So far as outward signs were concerned, April went on towards its close without any other striking occurrence. In the trenches they were preparing for a new bombardment, and fighting brief duels with gun against gun, or, on the French side, repelling fierce sorties or contesting with the enemy for a rifle pit; while under the earth the miner pursued his tedious task. Towards the close of the month the French commander reviewed his army, and afforded a splendid spectacle to his allies, among whom was the keen-eyed British ambassador from Constantinople. Omer Pasha and 9,000 of his Turks left Kamiesch for Eupatoria, moved thereto by a report that the Russians were once more assembling on that side. The French losses during the whole siege up to the end of April are reported by themselves to have been 1,353 killed, and 8,446 wounded; while from the 9th to the 19th of April only, the Russian loss is said to have been no fewer than 1,202 killed and 4,961 wounded.

The month of May opened with a day of great freshness and beauty, which, following on the heels of damp and cold, was all the more welcome to the troops. The French, still vexed and retarded by the Russian counter- approaches, resolved to storm the pits in front of the central bastion. These pits not only occupied ground required for the advancement and prolongation of the French attack, but they were growing rapidly into a strong work, into which the enemy had already carried nine Cohorn mortars. General Pélissier determined to seize them, and from the trenches he sent against them three columns, one on each flank, and one on the centre. The moon shone brightly, and as the French streamed out of their parallels, they were seen by the foe. A sharp fusilade broke the stillness and shook the ranks of the French, but they went in with the bayonet, and although they were met with the bayonet, their rush prevailed, and the enemy, expelled from his posts, retired into the place. The Russians never readily surrendered a good lodgment, and after the batteries of the main works had thrown shot and shell and grape upon the French, who were engaged in turning the faces of the pits towards the town, the enemy sallied forth, and began again a murderous fight. But his efforts were in vain. General Pélissier, never sparing of men, had supplied largo reserves, and feeding the combat and the working parties with these, he triumphed over all obstacles, and retained the ground so dearly won. This night combat was directed by General de Salles, and the columns were commanded by Generals Bazaine and de la Motterouge. The next night the enemy tried once more to win back what he had lost, but the French were too firmly ensconced to be driven out. Both sides lost many hundred officers and men; but the gain of ground on the part of the French was the more important to them, because it put a limit to the daring system of counter- approach' s on that side. The Russians showed great jealousy of the progress of the British attacks, and on the 9th and 11th of May they made two sorties upon our parallels. The first was directed against the right attack, the second against the left. On both occasions they were met stoutly by the British troops on guard, and after a good deal of firing, driven away. In the second sortie, however, they got into one battery, and had to be expelled by the bayonet. These sorties presented splendid pyrotechnic spectacles, as they usually finished with a boisterous cannonade. They cost both sides many men, but did not stay the advance of the assailants.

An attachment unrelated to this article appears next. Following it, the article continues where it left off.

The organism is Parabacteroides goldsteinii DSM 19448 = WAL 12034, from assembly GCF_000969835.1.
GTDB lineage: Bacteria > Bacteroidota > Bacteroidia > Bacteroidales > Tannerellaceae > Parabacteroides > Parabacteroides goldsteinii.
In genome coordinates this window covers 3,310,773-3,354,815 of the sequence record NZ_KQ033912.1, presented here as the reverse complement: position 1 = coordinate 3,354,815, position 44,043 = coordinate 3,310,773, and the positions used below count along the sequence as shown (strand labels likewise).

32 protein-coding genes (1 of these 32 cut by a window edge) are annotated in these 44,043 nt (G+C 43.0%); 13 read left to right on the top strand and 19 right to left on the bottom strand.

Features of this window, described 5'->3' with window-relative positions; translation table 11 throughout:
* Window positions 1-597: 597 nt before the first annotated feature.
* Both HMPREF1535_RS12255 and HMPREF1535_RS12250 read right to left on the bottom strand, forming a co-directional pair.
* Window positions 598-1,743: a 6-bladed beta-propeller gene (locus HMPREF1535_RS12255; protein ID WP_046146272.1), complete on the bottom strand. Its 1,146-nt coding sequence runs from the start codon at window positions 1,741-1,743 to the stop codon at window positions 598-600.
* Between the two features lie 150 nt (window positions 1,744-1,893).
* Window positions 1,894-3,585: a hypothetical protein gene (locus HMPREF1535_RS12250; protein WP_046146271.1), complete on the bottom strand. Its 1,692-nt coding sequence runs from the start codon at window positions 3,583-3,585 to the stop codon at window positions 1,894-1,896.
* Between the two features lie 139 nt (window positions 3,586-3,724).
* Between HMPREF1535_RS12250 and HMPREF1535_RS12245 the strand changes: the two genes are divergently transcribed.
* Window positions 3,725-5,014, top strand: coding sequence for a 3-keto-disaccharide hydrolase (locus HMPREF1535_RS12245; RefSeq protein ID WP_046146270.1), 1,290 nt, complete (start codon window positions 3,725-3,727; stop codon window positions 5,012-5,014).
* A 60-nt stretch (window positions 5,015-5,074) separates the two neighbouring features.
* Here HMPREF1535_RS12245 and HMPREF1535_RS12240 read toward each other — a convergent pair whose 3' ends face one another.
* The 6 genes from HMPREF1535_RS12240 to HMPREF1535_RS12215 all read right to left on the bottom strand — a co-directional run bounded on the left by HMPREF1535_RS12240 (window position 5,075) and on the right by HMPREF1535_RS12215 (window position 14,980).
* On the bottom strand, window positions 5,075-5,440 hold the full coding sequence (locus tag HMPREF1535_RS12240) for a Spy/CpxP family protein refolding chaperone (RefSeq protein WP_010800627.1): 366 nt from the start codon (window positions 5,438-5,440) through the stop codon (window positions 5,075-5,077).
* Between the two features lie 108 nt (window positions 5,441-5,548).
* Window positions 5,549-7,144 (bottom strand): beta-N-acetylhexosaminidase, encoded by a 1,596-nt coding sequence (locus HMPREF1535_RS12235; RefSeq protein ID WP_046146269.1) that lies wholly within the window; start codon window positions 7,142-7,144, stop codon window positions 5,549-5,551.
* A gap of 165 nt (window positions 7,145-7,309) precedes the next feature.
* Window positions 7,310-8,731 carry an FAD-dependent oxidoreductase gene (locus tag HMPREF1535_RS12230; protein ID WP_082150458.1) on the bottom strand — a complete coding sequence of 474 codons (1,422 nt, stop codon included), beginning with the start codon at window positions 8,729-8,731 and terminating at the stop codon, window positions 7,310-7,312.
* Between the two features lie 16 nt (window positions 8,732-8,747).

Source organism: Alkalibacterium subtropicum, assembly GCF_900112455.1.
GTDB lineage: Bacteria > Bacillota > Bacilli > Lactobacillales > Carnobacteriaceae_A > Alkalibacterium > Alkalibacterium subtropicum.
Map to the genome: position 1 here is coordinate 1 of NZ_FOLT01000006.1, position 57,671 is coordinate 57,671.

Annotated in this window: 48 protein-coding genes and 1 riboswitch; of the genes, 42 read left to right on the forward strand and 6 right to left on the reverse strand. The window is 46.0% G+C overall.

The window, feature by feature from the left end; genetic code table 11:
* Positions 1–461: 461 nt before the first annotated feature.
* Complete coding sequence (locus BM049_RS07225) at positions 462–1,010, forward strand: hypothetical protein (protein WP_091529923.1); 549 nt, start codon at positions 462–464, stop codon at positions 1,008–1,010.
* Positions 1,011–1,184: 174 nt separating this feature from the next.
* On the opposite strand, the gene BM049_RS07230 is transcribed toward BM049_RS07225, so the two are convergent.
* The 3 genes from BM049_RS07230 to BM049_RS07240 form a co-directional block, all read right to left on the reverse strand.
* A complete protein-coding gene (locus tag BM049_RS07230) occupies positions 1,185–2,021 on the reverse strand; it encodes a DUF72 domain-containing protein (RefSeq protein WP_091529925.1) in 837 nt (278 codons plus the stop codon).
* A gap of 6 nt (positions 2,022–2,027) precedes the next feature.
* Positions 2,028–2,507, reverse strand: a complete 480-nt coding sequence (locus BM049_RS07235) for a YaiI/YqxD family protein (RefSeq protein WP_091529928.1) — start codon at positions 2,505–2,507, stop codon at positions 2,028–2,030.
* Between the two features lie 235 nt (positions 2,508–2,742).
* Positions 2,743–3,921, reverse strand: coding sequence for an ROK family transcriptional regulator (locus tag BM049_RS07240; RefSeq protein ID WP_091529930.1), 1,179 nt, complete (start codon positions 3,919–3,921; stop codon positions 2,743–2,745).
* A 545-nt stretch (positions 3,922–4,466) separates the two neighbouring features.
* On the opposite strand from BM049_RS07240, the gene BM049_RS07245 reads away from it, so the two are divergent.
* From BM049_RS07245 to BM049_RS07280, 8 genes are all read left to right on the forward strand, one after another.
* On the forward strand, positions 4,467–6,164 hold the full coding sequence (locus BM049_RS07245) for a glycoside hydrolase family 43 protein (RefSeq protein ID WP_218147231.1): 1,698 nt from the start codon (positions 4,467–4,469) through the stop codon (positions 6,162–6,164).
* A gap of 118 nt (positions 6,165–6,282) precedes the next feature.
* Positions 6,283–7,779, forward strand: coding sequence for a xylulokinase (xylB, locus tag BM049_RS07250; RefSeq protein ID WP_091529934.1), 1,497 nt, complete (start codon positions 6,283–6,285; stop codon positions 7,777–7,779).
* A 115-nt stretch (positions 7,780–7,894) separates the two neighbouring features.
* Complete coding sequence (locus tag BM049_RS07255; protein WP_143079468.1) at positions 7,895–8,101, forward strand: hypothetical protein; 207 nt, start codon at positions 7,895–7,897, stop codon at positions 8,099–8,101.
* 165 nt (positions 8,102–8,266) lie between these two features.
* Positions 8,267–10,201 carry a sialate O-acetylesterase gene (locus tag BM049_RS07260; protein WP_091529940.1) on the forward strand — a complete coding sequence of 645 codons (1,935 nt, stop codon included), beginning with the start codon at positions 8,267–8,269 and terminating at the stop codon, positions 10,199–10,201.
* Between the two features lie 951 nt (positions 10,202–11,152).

We have now cleared the way for the narration of a series of very remarkable facts which occurred between the last week in April and the middle of May, and ended in a change in the chief command of the French army.